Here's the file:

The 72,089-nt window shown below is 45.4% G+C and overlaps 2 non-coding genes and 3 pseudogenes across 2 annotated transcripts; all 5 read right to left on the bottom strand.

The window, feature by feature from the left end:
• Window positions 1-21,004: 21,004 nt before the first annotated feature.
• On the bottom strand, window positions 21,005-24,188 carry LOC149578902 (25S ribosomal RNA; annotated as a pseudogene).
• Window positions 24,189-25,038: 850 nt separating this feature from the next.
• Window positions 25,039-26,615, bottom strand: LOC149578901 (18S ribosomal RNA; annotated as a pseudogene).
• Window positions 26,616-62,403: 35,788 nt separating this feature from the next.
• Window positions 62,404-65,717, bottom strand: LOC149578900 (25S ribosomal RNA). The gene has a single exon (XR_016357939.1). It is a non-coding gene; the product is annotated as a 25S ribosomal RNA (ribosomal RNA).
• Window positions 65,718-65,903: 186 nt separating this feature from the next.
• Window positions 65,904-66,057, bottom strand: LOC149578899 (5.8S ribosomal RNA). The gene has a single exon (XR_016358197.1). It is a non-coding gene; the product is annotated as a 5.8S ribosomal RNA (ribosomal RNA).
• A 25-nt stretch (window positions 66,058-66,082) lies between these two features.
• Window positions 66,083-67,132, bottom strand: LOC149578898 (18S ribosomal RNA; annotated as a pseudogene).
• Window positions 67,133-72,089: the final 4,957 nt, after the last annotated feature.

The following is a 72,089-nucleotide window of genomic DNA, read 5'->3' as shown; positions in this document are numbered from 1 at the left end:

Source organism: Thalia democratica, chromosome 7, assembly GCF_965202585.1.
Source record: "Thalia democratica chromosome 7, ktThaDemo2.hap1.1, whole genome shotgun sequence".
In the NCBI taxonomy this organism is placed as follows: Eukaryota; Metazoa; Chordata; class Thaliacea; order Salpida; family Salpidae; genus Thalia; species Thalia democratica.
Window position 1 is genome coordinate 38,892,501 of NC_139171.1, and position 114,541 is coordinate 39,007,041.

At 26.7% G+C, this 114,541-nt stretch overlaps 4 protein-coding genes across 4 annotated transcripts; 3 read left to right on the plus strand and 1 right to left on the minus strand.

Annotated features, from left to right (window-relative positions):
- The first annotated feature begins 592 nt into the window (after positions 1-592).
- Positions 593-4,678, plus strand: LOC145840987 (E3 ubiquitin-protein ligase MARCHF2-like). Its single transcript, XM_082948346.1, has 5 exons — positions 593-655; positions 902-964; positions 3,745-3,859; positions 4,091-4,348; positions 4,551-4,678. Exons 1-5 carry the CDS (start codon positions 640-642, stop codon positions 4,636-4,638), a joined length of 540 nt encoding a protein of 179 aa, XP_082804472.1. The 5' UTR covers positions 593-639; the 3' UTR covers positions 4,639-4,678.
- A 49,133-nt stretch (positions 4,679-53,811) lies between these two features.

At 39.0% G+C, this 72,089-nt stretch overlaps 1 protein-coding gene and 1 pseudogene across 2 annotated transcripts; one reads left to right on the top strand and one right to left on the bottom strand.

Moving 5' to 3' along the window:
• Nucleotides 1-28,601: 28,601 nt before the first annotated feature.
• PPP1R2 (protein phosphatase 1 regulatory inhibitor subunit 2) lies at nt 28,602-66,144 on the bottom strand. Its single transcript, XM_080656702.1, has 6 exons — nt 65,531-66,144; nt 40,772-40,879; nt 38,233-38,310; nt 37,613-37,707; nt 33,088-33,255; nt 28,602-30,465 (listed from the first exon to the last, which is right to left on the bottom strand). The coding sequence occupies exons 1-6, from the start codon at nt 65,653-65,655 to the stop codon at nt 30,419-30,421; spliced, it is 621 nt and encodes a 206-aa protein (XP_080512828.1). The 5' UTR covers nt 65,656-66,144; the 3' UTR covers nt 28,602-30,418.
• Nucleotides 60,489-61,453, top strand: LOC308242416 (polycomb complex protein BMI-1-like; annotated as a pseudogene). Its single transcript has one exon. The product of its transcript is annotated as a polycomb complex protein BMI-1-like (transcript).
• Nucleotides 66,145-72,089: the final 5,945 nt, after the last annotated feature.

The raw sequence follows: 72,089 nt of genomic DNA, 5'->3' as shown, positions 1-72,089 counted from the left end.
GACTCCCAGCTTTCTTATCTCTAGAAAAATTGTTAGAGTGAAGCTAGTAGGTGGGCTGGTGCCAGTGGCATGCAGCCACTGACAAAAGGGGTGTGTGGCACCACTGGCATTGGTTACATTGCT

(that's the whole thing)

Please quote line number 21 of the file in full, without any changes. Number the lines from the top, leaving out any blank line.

- The first annotated feature begins 592 nt into the window (after positions 1-592).